It was the "spotlight selection" at the free sample table on our last TJ's run. The friendly gentleman behind the counter explained that the cheese came from the very first milking of the spring season, and that the grass that the cows eat at this time of year is soft and fresh and the cows are happy because the long winter is over and yadda yadda yadda this is a very special cheese. As we inhaled our samples, there was indeed a happy tingling sensation that might have come from the cheese yielded by particularly happy cows.
It reminded me of an ad campaign in California that goes something like, "Good cheese comes from happy cows, and happy cows come from California." My acquaintances from Wisconsin were all thoroughly offended by this ad campaign, because, they argued, their Wisconsonian cows are every bit as happy as these chauvinistic Californian cows. It has recently been brought to my attention that cows from Vermont are also extraordinarily happy—and it dawned on me just today that they must be joyous indeed, since their milk is the milk that brings us Ben and Jerry's delightful treats. Plus, cows in my native Pennsylvania are happy (I know this because I have met some of them), and I must point out that since this product is imported from England, that English cows, too, at least in the springtime, are quite chuffed as well, I say.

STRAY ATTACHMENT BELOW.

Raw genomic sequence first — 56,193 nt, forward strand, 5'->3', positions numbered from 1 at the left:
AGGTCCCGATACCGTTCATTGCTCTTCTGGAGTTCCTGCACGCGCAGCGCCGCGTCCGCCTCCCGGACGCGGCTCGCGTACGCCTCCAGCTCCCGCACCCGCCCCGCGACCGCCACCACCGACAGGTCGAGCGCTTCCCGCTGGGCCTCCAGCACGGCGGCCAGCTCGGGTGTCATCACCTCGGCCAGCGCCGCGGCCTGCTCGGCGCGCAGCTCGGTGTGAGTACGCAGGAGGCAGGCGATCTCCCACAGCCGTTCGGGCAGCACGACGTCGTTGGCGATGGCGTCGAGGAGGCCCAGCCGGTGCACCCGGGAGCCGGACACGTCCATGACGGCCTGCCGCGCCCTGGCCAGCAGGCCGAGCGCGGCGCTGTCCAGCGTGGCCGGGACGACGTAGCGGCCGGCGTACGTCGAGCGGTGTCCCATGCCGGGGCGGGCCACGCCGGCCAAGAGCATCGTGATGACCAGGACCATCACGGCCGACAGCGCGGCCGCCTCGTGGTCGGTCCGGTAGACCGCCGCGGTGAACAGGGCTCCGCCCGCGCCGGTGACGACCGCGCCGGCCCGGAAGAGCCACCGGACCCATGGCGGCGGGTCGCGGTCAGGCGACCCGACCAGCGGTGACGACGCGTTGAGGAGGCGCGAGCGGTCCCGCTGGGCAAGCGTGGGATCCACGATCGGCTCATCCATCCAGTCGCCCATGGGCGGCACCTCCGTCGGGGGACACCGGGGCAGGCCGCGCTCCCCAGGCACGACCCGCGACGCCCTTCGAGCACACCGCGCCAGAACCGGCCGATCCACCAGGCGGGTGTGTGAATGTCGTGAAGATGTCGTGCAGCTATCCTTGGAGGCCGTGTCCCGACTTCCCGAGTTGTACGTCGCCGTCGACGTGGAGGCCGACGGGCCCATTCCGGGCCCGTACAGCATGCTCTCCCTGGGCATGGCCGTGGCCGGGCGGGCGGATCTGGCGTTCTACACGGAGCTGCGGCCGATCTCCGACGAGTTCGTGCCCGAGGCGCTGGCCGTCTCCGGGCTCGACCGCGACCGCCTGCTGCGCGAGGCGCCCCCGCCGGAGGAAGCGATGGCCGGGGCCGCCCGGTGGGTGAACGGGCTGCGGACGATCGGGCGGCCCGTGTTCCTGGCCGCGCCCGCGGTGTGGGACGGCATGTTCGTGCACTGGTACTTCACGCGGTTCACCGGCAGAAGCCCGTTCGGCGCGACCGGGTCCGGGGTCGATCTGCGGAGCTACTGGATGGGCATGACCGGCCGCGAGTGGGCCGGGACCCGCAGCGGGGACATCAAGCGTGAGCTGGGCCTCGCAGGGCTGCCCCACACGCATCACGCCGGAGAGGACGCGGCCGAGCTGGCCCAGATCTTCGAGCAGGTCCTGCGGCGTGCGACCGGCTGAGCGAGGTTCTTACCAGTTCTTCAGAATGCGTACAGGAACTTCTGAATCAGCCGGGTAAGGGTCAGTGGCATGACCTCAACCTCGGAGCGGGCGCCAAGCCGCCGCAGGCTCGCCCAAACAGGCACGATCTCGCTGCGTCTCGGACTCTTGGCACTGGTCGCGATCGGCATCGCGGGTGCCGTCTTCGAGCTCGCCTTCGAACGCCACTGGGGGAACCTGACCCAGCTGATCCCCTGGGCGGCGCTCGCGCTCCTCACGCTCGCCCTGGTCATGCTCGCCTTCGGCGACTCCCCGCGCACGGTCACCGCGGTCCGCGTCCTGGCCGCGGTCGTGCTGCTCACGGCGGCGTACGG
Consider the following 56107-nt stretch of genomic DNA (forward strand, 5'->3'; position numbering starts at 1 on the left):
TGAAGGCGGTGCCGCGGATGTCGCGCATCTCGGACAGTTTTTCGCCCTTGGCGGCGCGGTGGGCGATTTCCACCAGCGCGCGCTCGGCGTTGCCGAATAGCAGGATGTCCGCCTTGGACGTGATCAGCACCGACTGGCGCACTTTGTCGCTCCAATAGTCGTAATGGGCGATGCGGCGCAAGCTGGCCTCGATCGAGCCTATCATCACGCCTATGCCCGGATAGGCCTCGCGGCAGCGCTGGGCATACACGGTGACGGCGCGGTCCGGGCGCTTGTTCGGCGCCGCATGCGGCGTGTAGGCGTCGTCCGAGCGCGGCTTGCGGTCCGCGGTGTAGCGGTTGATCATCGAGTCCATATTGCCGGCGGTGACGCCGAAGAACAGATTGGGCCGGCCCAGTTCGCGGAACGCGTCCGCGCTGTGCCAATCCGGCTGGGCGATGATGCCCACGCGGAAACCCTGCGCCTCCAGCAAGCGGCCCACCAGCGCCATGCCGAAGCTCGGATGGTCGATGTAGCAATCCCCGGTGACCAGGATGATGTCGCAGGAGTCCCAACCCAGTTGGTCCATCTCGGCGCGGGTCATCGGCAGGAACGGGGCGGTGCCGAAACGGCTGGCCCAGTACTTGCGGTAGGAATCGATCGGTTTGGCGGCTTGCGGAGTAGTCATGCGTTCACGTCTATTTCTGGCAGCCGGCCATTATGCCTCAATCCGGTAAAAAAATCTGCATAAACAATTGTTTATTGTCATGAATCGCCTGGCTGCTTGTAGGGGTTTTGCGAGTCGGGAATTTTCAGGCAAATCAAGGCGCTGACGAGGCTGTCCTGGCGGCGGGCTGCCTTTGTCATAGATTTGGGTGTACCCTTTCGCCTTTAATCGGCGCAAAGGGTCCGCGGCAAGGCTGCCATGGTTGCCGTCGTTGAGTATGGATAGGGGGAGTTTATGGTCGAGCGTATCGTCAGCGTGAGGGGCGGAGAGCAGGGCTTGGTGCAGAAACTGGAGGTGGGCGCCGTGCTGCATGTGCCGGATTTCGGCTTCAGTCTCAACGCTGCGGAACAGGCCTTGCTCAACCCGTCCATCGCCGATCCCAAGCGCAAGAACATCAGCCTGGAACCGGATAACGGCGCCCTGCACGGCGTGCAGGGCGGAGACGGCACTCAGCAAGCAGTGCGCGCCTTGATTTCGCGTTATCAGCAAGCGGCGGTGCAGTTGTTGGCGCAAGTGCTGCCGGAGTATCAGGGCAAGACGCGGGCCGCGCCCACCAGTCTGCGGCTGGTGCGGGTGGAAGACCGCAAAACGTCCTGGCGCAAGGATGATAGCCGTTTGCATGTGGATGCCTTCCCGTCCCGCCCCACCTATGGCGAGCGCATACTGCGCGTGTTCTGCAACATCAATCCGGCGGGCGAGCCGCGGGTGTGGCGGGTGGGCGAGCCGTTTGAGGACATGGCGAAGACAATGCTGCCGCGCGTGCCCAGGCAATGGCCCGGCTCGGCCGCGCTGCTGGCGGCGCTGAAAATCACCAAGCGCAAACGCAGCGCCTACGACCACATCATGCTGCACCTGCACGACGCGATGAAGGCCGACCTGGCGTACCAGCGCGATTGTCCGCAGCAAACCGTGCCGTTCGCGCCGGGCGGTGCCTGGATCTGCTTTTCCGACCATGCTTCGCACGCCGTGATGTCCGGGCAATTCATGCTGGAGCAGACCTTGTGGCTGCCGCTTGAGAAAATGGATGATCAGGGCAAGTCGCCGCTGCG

But back to the review. This cheddar is soft and creamy as the label suggests, and both Sonia and I felt it was on the sweet side, as far as most cheddars go anyway—but then again, we don't really know much about cheese. It reminded Sonia of the little Babybel cheddar cheeses that come wrapped in red wax. The bottom line is, we liked it. Happy cows = happy cheese = happy humans. Four stars each.
Bottom line: 8 out of 10.
The cheese is from England which is interesting.ReplyDelete